Children growing up in conflict areas worrying — Swedish Ambassador

BY: Della Russel Ocloo
Swedish Ambassador to Ghana, Mr Carl-Michael Grans
Swedish Ambassador to Ghana, Mr Carl-Michael Grans

The Swedish Ambassador to Ghana, Mr Carl-Michael Grans, has expressed regret about the lives of young girls and boys being raised in conflict settings within sub-Saharan Africa.

“In view of the recent situation in Sudan and the conflict-ridden Horn of Africa, I can only imagine the plight ahead for many boys and girls in the region,” Mr Grans said at a symposium in Accra to create awareness of the difficulties faced by children in conflict regions in sub-Saharan Africa.

The symposium, Mr Grans pointed out, gave participants an opportunity to have joint and open discussions and exchange ideas on how to make a difference with the advancement of the Children in Armed Conflicts Agenda and to raise the voices and views of children and youth.

It comes in the wake of a recent research by the Kofi Annan International Peacekeeping Training Centre (KAIPTC) in Burkina Faso, Cameroun, Democratic Republic of Congo and Nigeria, which detailed the continued engagement of children in armed conflicts in the region.

The programme, organised by the Women, Peace and Security Institute (WPSI) of the KAIPTC, in partnership with the Save the Children International, an international child rights organisation, was dubbed: “Accelerating the Implementation of Children and Armed Conflict Agenda in sub-Saharan Africa: A Call to Action”.

About 30 participants from national human rights institutions and continental bodies — including the African Committee of Experts on the Rights and Welfare of the Child (ACERWC) — attended the programme.

Mr Grans, however, expressed joy that the programme had expanded its scope to cover child protection in a humanitarian context by training troops from contributing countries along with the effort to integrate child protection within the African Union peace and security architecture.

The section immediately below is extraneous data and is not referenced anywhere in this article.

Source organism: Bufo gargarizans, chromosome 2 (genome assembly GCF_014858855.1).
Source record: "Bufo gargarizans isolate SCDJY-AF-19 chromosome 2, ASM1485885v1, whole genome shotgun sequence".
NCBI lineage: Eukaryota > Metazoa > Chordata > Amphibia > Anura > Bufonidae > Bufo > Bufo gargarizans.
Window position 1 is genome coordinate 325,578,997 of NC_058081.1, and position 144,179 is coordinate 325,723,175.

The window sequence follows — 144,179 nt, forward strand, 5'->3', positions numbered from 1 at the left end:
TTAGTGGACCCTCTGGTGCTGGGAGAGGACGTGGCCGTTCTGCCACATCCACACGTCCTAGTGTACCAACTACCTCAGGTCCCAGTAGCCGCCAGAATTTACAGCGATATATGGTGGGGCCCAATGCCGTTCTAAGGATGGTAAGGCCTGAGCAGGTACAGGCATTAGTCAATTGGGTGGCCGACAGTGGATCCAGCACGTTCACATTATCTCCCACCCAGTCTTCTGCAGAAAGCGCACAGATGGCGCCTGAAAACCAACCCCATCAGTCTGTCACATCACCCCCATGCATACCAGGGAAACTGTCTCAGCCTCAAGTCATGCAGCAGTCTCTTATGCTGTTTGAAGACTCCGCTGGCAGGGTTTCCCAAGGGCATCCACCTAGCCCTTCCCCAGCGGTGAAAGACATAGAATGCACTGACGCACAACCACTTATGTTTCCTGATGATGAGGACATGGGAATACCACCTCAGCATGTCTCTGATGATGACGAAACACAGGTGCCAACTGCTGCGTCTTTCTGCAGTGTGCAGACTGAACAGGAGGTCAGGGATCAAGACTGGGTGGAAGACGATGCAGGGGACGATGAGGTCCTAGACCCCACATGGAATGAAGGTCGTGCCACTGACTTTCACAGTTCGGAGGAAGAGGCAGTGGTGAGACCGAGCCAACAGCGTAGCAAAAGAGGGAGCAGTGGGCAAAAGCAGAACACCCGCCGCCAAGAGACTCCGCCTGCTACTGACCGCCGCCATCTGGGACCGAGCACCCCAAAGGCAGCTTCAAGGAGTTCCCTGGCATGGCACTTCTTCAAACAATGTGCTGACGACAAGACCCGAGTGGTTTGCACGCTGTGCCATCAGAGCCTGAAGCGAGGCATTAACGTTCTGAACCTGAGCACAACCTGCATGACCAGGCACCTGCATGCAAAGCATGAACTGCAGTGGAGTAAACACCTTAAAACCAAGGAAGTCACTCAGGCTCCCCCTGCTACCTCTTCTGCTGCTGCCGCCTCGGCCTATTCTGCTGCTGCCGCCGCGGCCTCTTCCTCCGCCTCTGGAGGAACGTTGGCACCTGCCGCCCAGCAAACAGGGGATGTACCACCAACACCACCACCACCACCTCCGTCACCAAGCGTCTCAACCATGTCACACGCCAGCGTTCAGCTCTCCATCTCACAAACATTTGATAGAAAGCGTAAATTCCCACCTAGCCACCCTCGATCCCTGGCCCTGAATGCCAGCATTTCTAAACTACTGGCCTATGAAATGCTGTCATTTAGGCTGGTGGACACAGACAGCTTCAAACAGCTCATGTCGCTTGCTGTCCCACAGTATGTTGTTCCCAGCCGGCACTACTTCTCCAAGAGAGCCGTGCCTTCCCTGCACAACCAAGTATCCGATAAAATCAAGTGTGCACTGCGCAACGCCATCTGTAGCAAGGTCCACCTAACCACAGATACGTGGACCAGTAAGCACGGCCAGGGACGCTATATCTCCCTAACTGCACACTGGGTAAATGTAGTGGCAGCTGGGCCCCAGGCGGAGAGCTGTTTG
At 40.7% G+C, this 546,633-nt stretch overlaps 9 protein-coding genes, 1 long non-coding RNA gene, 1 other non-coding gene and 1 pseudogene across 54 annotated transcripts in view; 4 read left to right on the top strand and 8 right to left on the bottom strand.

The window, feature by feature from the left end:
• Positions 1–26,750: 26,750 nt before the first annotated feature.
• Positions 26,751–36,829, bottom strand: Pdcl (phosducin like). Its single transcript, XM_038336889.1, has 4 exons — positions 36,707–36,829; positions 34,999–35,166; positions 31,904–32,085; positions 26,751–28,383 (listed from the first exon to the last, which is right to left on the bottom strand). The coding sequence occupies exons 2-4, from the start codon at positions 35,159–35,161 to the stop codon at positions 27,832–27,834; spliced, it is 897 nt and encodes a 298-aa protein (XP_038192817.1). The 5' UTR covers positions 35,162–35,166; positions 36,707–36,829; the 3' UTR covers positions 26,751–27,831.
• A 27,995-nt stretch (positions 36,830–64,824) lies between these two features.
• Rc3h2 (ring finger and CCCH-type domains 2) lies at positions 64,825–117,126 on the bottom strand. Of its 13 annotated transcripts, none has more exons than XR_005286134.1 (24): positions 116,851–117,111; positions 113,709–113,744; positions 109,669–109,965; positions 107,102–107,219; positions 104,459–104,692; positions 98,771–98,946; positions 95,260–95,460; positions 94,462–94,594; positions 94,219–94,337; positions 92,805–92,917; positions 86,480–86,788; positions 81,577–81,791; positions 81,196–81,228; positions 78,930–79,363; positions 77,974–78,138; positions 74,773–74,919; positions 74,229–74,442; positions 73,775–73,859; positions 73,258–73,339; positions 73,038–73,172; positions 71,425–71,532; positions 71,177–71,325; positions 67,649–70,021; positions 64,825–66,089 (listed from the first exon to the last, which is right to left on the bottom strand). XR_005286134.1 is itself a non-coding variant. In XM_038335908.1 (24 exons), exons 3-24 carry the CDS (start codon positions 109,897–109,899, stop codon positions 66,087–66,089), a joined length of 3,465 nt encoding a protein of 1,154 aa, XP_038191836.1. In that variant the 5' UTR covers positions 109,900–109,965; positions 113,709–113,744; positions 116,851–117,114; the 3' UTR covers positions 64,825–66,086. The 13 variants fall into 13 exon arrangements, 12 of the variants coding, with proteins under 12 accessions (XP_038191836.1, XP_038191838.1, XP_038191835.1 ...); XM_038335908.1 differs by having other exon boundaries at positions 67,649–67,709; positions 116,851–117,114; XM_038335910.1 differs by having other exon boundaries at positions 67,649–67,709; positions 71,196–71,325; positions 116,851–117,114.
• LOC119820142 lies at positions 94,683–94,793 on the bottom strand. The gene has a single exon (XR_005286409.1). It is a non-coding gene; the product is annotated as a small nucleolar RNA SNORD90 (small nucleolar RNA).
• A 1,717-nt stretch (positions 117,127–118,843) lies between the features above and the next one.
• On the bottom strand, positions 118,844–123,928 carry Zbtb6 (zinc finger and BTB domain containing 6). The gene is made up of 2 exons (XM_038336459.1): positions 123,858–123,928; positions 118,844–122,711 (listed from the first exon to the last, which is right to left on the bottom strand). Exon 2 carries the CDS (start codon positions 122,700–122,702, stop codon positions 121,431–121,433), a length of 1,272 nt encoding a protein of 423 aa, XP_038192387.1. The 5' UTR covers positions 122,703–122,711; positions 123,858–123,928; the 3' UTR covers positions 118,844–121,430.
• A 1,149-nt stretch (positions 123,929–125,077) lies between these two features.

“It is my hope that the programme will result in practical key recommendations for both policymakers and practitioners on how to take action to ensure youth participation, the protection of girls and boys and how we can all continue to work stronger together,” Mr Grans said.

Save the children

The Coordinator of the Protecting Children in Conflict Programme of Save the Children, Ms Fiona Otieno, expressed regret that the lives of many children in conflict zones were being shaped by experiences of abduction, military recruitments, killing, maiming and other forms of child exploitation.

The disproportionate balance between the existence of international norms and laws designed to protect children in conflict, vis-a-vis the steep increase in the number of children affected by armed conflict, ought not to be ignored, she stressed.

Ms Otieno noted that while it might be impossible to stop conflicts on the continent, there ought to be a framework that acknowledged the conscious actions and processes to protect young people from armed conflict and insecurity while promoting and supporting their contributions towards peace efforts.

“Today, as we sit here, six out of 10 worst countries for children in conflict are hosted on the African continent,” she lamented.

Save the Children, she said, would continue working to help children in conflict zones across the continent, stressing, however, that the causes and impact of the violations could not be addressed by aid agencies alone without countries making the necessary commitments.

Existing codes

The Deputy Commandant of the KAIPTC, Air Commodore George Arko-Dadzie, lamented that parties to conflicts continued to disregard the international rules and codes of conduct that existed to protect children in conflict situations.

That, he said, had had the consequence of disproportionately aggravating the lives of children on the continent.

“I urge all relevant actors and policy makers to continue to work in synergy to end all impunity perpetrated against children in armed conflicts and ensure the respect of their fundamental human rights,” Air Commodore Dadzie said.